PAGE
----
I understand that because my son is adopted he will experience tremendous grief and loss throughout different stages of his life. As he gets older, his grief will change and our conversations will become much more complicated to navigate. But I also know that no matter how much I comfort him in his time of need, I can’t take away his grief. It will always be. 

 

Moments

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There were many emotionally challenging days during my two trips to Korea. However, one of my most profound experiences was the day I visited the Baby Care Room where my son stayed before being placed into foster care.

On this particular day there were 25 babies to one caregiver in a small room the size my living room. At any given moment there were multiple babies who cried. Some cried because their bottles had fallen and needed to be propped back up on their blankets in order to be fed. Most babies cried simply because they needed skin to skin contact in order to be lulled back to sleep. I was told that I could stay and hold the babies for only a half hour. I stayed for over an hour. When it was time to leave, I walked back into the crowded sidewalk and stood there and cried while my husband wrapped me in his arms. Grief came over me in heart wrenching guttural sobs. I cried for my son. I cried for myself. I cried for the tiny week old babies who I had just held in my arms.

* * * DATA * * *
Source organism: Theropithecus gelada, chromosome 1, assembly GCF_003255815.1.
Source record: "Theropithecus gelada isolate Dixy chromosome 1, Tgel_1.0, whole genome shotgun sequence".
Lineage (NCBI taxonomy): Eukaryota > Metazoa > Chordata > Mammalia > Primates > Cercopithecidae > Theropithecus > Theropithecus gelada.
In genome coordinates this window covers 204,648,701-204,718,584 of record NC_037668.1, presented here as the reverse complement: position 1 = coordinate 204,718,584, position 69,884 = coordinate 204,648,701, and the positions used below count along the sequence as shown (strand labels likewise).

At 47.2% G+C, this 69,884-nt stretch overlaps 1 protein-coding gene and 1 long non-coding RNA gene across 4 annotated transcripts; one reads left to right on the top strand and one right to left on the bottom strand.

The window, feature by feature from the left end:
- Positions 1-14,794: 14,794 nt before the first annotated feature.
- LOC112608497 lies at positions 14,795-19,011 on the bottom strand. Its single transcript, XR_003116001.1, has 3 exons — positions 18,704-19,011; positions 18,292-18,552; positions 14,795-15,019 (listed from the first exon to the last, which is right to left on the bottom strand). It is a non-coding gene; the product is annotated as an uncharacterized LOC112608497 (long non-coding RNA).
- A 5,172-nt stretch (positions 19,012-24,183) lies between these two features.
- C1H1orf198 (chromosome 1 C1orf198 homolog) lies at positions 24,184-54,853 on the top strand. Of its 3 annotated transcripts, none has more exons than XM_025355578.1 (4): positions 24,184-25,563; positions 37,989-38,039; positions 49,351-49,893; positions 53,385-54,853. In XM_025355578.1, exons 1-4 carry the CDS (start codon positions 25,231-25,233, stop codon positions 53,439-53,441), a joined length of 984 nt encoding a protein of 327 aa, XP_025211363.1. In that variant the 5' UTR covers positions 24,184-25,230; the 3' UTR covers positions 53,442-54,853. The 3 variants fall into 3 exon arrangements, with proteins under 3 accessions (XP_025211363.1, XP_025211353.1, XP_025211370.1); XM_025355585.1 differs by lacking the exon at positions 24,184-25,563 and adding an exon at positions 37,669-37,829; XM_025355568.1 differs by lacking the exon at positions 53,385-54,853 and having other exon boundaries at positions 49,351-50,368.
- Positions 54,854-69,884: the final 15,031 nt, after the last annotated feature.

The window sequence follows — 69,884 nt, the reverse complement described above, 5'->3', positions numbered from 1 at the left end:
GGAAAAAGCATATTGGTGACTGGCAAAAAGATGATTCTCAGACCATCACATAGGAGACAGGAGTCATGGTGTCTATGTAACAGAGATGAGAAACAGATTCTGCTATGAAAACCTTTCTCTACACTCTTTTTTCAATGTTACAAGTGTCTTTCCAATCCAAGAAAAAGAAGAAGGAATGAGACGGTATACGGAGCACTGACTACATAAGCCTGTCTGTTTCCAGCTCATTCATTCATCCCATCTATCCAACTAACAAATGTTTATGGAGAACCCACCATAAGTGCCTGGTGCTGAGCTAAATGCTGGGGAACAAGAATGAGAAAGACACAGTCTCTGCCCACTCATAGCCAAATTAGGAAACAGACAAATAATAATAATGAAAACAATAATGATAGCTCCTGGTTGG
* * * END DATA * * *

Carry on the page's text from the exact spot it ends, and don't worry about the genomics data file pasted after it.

Sometimes when I lay next to my son and watch him fall asleep, I think about his time in the baby care room. I wonder who was there to comfort him when he cried. Did anyone hold him in their arms and look into his eyes when he was fed? When he stirred who was there to lull him back to sleep? I understand there isn’t anything I can do about missing those first weeks of my son’s life. Nevertheless, the grief is still strong. Now I am the one who gets to comfort my son, but only because he had to first lose his birth mother and then his foster mother. And it’s in these still quiet moments when I am acutely aware of our loss.